•  Comment from Michelle Trevino

    I am very saddened and angered by this whole situation. The people who lost their lives, greiving families, peoples livelyhoods and the precious animals who have/will lose their homes and lives for nothing they did. The companies responsible pointing fingers and acting like they care by being present in the area and asking “how can we help?” I hope what is being done can at least help everyone and everything effected by this tragedy.

  •  Comment from Ellen Cleveland

    Appreciate the Nature Conservancy’s first hand reports. I wonder how the oil companies were able to proceed with deep water drilling without the backup systems to control undersea valves to cut off oil flow. New York Times reports regulators warned of this need a decade ago.

  •  Comment from Laura Tobler

    It is horrifying thinking what will happen to those innocent dolphins, and so many more we don’t even know abt.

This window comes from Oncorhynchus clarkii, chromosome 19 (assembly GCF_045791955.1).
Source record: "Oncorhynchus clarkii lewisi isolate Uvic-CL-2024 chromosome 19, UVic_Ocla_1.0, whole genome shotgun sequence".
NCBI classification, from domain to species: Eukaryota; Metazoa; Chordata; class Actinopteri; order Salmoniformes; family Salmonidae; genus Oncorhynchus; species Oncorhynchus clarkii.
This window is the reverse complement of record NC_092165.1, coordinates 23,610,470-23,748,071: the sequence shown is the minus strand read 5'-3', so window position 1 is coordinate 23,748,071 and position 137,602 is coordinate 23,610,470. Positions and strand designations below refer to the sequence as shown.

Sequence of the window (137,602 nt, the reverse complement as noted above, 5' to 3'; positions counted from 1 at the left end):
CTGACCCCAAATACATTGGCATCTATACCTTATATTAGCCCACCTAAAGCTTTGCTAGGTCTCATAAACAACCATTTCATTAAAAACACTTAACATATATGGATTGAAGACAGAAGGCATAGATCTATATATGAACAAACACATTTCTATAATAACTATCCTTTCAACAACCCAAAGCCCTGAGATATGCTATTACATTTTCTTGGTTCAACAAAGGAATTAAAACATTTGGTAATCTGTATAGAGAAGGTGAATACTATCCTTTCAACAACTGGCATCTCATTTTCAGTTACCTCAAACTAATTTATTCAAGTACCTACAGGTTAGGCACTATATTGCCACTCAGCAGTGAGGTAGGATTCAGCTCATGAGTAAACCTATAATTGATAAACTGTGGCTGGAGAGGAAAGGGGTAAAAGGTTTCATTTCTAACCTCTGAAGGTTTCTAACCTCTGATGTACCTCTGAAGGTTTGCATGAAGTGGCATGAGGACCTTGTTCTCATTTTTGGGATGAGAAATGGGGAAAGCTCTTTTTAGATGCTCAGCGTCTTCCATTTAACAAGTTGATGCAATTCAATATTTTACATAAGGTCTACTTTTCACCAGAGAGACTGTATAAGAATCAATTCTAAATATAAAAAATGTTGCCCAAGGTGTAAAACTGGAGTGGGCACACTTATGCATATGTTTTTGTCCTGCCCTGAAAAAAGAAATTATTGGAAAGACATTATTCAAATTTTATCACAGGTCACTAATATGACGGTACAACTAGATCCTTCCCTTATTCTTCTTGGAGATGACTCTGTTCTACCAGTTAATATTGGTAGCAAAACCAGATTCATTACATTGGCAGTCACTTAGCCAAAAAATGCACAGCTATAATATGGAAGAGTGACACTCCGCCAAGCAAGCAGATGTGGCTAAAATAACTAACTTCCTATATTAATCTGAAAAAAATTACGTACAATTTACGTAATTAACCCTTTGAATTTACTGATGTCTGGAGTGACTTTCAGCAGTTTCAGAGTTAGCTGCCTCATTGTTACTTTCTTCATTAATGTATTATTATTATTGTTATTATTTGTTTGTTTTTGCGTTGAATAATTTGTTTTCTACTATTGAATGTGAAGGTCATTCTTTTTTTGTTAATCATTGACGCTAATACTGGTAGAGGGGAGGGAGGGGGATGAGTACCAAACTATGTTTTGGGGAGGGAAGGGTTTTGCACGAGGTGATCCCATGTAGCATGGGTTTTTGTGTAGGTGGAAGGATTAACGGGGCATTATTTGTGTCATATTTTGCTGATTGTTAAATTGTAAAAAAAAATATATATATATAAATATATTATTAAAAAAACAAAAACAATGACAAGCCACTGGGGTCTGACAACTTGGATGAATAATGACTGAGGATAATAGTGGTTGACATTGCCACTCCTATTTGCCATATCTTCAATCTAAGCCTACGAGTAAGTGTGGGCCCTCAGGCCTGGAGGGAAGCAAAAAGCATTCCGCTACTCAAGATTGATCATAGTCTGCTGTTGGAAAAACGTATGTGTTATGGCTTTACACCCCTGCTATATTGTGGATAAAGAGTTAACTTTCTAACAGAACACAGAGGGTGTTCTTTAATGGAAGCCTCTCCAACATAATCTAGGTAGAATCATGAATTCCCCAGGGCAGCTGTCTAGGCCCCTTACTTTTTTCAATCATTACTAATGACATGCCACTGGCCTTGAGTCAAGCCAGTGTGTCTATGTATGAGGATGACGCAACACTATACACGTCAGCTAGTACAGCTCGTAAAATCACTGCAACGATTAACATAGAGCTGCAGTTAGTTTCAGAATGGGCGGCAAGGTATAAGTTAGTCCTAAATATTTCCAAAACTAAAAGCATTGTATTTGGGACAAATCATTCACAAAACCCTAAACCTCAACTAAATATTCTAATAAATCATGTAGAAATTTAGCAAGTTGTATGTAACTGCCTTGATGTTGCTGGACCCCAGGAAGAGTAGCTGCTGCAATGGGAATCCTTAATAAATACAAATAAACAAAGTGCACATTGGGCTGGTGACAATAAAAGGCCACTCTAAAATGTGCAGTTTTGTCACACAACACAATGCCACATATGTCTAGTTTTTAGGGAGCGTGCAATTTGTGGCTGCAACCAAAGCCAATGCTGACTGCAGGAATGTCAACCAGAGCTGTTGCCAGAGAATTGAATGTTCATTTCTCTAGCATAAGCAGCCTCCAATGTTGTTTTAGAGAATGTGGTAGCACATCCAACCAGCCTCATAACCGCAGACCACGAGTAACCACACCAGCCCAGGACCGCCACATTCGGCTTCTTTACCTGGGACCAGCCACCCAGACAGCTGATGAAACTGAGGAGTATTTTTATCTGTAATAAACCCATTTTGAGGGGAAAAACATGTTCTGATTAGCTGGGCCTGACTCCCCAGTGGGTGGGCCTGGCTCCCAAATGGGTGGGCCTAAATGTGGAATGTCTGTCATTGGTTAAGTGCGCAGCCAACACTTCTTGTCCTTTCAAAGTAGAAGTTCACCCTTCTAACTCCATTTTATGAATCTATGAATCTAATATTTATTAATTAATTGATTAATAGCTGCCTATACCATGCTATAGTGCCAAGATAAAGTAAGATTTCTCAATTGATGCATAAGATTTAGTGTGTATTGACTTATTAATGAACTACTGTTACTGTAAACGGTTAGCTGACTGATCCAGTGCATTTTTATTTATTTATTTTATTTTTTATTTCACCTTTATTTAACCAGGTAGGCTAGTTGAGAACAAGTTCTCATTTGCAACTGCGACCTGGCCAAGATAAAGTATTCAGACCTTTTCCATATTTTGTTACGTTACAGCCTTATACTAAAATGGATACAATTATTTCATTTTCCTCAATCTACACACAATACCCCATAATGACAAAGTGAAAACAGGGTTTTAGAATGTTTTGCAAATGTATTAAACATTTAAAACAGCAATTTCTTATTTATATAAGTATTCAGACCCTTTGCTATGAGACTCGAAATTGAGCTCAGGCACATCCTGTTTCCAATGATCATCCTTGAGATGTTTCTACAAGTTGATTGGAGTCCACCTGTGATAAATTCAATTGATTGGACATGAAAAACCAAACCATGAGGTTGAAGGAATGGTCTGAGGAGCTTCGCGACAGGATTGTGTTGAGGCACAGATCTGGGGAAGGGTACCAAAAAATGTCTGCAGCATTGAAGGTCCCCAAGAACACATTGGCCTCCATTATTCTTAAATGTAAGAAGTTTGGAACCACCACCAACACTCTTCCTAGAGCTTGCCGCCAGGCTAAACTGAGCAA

I have volunteered at a bird sanctuary in FL., which is run
    totally on donations. We washed and cared for birds caught in an oil spill. They are relatively calm, only because they know this is their only hope. It takes alot to rehab. a single bird from a spill : washing with kitchen soap 3 times, eye ointment in their eyes, in case of damage, Pepto Bismol in their “stomaches”, less they ingested some oil. A special ground food to give them, as they are so sick they are extremely fragile. It is very rewarding work, which although I LOVE birds, and being around them, I had hoped to never have to do this again. They cannot be released right after their cleansing, we must wait untill their habitat is clean enough. I will do this again in a heartbeat if necessary. Yes as Michelle, I am saddened and also very angry. As far as “blame” is issued, I beleive it is BP’s ALONE….Should not EVERYONE check their equipment prior to useage, to see if it is faulty? NOW, it is in the news that a small amnt. of “carbon monoxide” caused the explosion???—is this just a ploy to keep from being responsible? and, will we EVER know? Too many ppl., animals, fragile ecosystems have been damaged. The Exxon Valdeez was 10 or 20 years ago, oil pockets on land are STILL being found, and some fish species no longer live there except in very minute numbers. This can’t happen to us!–if the oil gets into Gulf stream, the whole Eastern seaboard could be in danger. We all need to help however we can!